If you're a customer of brokerage firm Charles Schwab (NYSE: SCHW), then you've already been exposed to an AI-powered stock-picking tool. Unveiled in early 2022, this technology allows investors to narrow their investment choices down to a manageable handful based on the usual criteria like risk, growth, and valuation. But the tool also helps investors identify and capitalize on qualitative trends or themes.

It's not exactly a new idea. Investors have had access to theme-based stock suggestions for years now. Usually, it just seems like another criterion offered by a stock screener.

There's far more artificial intelligence being applied here than there seems to be on the surface. Much like Microsoft's Copilot and Google's Gemini, Schwab's tool uses AI "to find companies linked to those keywords and phrases, combing through millions of public documents, such as patents, clinical trials, and company filings." It very likely comes up with picks most investors would have otherwise never come across.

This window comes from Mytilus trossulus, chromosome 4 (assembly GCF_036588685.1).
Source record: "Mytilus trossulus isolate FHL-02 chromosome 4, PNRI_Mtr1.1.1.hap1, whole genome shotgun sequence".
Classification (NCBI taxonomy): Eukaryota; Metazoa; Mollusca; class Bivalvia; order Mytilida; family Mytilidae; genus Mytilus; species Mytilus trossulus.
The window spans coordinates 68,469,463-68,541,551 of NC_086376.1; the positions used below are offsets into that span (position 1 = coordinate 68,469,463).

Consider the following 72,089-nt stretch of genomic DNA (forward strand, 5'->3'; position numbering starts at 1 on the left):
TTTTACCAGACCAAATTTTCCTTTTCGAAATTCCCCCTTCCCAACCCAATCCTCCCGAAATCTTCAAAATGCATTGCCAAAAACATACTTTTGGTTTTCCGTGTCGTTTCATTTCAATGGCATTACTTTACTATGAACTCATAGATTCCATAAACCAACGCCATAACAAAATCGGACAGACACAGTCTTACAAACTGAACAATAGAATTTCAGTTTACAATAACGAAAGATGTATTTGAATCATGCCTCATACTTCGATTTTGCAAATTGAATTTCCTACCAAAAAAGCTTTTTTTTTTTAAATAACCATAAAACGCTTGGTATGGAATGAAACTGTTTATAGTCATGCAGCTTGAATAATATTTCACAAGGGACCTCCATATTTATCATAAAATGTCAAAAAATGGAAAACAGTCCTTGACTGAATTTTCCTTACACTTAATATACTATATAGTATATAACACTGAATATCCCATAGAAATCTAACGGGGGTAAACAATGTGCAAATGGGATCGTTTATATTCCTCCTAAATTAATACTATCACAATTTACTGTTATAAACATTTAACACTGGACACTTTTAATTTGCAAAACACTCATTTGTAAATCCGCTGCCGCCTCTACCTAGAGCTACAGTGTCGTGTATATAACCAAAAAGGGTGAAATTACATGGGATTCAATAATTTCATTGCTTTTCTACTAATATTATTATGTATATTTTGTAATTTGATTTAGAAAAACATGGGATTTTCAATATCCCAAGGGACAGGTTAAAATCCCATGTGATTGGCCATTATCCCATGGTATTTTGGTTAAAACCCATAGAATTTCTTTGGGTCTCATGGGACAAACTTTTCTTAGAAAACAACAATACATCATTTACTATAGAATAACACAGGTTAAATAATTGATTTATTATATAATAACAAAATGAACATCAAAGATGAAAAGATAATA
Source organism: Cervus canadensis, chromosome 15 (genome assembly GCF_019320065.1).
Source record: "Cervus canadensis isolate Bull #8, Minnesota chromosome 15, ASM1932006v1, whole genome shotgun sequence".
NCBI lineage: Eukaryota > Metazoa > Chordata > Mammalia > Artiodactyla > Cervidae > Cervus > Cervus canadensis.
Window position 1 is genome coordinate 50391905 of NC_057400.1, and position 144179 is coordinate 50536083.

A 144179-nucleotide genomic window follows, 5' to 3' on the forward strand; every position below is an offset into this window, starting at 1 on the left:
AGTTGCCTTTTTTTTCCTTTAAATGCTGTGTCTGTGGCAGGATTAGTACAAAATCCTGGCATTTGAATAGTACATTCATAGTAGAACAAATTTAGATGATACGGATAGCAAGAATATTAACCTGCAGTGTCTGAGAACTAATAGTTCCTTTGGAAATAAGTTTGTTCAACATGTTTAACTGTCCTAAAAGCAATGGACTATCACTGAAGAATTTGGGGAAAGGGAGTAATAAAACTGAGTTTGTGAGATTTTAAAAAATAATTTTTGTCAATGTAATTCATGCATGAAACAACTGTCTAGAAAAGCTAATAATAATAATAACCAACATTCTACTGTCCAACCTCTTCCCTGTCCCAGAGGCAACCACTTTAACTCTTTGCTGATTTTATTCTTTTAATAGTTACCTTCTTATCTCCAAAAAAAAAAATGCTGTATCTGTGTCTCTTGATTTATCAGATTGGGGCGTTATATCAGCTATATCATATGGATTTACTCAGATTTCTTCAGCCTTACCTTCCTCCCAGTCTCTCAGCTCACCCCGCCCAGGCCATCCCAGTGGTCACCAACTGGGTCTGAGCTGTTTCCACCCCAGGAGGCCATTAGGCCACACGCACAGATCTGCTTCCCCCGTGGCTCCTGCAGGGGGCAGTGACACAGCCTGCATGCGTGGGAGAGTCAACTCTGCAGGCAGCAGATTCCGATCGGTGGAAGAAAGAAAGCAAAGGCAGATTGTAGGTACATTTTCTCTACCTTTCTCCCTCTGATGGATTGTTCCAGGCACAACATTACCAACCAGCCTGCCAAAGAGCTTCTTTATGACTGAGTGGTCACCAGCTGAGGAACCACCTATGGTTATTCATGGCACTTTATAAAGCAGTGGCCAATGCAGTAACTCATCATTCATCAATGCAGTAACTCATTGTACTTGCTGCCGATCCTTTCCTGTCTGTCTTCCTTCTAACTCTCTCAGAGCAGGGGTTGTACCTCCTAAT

Perhaps more relevant to future or current retirees is Schwab's menu of so-called Intelligent Portfolios, which build and then update a portfolio pre-selected for your particular situation. What the company refers to as a robo-advisor doing this portfolio maintenance is actually a form of automated AI. Although these portfolios certainly don't outperform the broad market each and every quarter, they do offer less volatile, more consistent performances without requiring constant monitoring and management by investors.

Two investment analysts using AI to pick stocks.